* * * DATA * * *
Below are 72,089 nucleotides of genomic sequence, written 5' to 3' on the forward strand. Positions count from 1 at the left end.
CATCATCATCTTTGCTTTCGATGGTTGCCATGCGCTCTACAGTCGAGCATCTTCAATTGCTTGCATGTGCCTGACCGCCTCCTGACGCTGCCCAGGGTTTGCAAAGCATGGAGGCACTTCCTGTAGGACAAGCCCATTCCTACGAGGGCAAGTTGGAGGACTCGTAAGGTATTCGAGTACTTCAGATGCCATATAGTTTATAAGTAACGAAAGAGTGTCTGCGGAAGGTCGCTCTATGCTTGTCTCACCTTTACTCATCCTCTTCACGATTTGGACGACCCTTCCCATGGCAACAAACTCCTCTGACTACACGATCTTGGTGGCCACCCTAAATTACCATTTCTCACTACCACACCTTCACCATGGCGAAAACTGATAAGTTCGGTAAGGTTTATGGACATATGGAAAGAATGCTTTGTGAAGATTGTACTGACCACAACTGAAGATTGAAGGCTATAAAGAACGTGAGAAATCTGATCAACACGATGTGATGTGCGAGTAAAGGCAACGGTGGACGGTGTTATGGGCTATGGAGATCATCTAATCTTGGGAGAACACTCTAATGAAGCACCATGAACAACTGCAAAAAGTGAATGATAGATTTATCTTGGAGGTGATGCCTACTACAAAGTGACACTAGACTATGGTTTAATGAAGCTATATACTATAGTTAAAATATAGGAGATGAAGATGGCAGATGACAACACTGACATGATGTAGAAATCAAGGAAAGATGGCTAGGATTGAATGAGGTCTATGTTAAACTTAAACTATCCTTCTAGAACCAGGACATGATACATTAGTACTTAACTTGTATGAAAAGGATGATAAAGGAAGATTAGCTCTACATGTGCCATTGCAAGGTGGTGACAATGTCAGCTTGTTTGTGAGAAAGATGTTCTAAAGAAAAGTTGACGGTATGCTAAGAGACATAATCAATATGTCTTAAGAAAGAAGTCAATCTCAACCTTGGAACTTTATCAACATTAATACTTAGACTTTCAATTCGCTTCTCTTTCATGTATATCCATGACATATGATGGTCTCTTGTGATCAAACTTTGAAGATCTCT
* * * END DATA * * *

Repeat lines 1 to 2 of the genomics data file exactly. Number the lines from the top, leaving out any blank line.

Below are 72,089 nucleotides of genomic sequence, written 5' to 3' on the forward strand. Positions count from 1 at the left end.
CATCATCATCTTTGCTTTCGATGGTTGCCATGCGCTCTACAGTCGAGCATCTTCAATTGCTTGCATGTGCCTGACCGCCTCCTGACGCTGCCCAGGGTTTGCAAAGCATGGAGGCACTTCCTGTAGGACAAGCCCATTCCTACGAGGGCAAGTTGGAGGACTCGTAAGGTATTCGAGTACTTCAGATGCCATATAGTTTATAAGTAACGAAAGAGTGTCTGCGGAAGGTCGCTCTATGCTTGTCTCACCTTTACTCATCCTCTTCACGATTTGGACGACCCTTCCCATGGCAACAAACTCCTCTGACTACACGATCTTGGTGGCCACCCTAAATTACCATTTCTCACTACCACACCTTCACCATGGCGAAAACTGATAAGTTCGGTAAGGTTTATGGACATATGGAAAGAATGCTTTGTGAAGATTGTACTGACCACAACTGAAGATTGAAGGCTATAAAGAACGTGAGAAATCTGATCAACACGATGTGATGTGCGAGTAAAGGCAACGGTGGACGGTGTTATGGGCTATGGAGATCATCTAATCTTGGGAGAACACTCTAATGAAGCACCATGAACAACTGCAAAAAGTGAATGATAGATTTATCTTGGAGGTGATGCCTACTACAAAGTGACACTAGACTATGGTTTAATGAAGCTATATACTATAGTTAAAATATAGGAGATGAAGATGGCAGATGACAACACTGACATGATGTAGAAATCAAGGAAAGATGGCTAGGATTGAATGAGGTCTATGTTAAACTTAAACTATCCTTCTAGAACCAGGACATGATACATTAGTACTTAACTTGTATGAAAAGGATGATAAAGGAAGATTAGCTCTACATGTGCCATTGCAAGGTGGTGACAATGTCAGCTTGTTTGTGAGAAAGATGTTCTAAAGAAAAGTTGACGGTATGCTAAGAGACATAATCAATATGTCTTAAGAAAGAAGTCAATCTCAACCTTGGAACTTTATCAACATTAATACTTAGACTTTCAATTCGCTTCTCTTTCATGTATATCCATGACATATGATGGTCTCTTGTGATCAAACTTTGAAGATCTCT